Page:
Speaking on the one-year anniversary of the Legal Aid Foundation (
The foundation provides free legal services to low-income people, including foreign nationals.
"The system of legal aid exists not only to help the underprivileged to file lawsuits but, more importantly, it reflects the questions of the underprivileged in the judicial and legal arenas and so reminds the government as well as the public of the need to push relevant legal regulations for more comprehensive development," Chen said.
"I hope the Legal Aid Foundation will help the public place importance on the rights of the underprivileged to file lawsuits, an entitlement mandated by the Constitution," he said in a speech during yesterday's celebration.
Chen said the foundation should also consider enlarging the pool of people it provides legal assistance to. He said he hoped the foundation would consider sending legal professionals to remote areas and outlaying islands to help those in need of legal services.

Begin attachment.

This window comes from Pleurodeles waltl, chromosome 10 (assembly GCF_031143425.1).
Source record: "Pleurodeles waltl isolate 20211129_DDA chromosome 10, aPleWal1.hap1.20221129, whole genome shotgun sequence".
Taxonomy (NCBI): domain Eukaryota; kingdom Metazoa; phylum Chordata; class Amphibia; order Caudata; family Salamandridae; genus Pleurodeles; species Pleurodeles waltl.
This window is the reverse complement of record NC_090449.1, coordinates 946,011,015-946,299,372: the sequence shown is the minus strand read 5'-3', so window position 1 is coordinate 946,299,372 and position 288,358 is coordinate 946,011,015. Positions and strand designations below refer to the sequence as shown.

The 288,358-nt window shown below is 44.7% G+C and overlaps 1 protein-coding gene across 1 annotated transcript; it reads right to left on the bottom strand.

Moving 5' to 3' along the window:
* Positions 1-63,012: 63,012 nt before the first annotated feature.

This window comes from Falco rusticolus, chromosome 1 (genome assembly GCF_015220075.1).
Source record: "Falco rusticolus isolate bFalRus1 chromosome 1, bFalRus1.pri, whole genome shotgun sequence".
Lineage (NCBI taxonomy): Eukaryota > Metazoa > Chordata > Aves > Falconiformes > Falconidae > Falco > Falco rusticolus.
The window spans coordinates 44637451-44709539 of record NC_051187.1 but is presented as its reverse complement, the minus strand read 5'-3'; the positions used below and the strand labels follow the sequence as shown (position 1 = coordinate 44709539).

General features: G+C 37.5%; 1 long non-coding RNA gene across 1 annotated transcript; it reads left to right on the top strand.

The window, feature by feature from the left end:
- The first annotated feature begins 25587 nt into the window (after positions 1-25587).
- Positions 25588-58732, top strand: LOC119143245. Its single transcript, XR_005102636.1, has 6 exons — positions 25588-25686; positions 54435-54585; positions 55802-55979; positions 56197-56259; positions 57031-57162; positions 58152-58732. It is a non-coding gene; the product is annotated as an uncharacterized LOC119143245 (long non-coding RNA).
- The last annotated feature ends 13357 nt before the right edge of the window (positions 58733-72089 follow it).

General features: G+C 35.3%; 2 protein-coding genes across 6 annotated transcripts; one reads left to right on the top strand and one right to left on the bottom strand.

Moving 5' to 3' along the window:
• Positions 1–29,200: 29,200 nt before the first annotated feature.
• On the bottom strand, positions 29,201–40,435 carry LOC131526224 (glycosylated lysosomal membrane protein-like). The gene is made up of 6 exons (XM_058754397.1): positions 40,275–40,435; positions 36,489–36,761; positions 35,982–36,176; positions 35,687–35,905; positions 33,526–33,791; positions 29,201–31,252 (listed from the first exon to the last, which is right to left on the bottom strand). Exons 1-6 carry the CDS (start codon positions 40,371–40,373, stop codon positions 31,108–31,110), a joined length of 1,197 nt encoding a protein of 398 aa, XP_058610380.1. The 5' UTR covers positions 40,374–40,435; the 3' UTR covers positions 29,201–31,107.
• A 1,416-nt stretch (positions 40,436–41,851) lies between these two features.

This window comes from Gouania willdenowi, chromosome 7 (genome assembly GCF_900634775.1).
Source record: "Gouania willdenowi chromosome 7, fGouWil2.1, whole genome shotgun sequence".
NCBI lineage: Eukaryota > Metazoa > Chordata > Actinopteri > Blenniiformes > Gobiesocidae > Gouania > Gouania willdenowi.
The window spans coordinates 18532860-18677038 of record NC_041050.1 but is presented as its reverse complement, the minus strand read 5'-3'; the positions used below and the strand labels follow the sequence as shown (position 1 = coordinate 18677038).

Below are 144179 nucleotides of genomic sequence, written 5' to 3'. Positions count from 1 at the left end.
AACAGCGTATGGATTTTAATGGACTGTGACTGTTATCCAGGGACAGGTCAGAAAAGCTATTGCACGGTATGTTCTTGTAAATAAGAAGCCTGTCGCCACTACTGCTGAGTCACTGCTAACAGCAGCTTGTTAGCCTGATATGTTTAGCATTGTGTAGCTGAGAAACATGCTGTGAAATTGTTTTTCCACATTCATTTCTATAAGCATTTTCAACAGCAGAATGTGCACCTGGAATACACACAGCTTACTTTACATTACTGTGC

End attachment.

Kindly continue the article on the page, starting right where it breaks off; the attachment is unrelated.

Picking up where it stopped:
"While the quantity of cases the foundation has helped with is important, what really counts is quality of service," Chen said.
Noting the foundation will host an international forum in Taipei in October, Chen said that the event, which will be attended by representatives from more than 10 countries, would help enhance Taiwan's image as a human-rights oriented country as well.
The foundation has 19 branch offices nationwide. More than 1,900 lawyers are available to help the underprivileged file lawsuits.
According the foundation's statistics, it has worked on more than 7,000 cases since its establishment last July.
The foundation receives an annual budget of NT$500 million from the Judicial Yuan.
According to foundation secretary-general Cheng Wen-lung (
Cheng said the foundation has helped defendants in criminal cases appeal unfair verdicts, as well as victims of domestic violence and sexual harassment or rape, victims of discrimination or work injuries, as well as the disabled, Aboriginals, children and teenagers.
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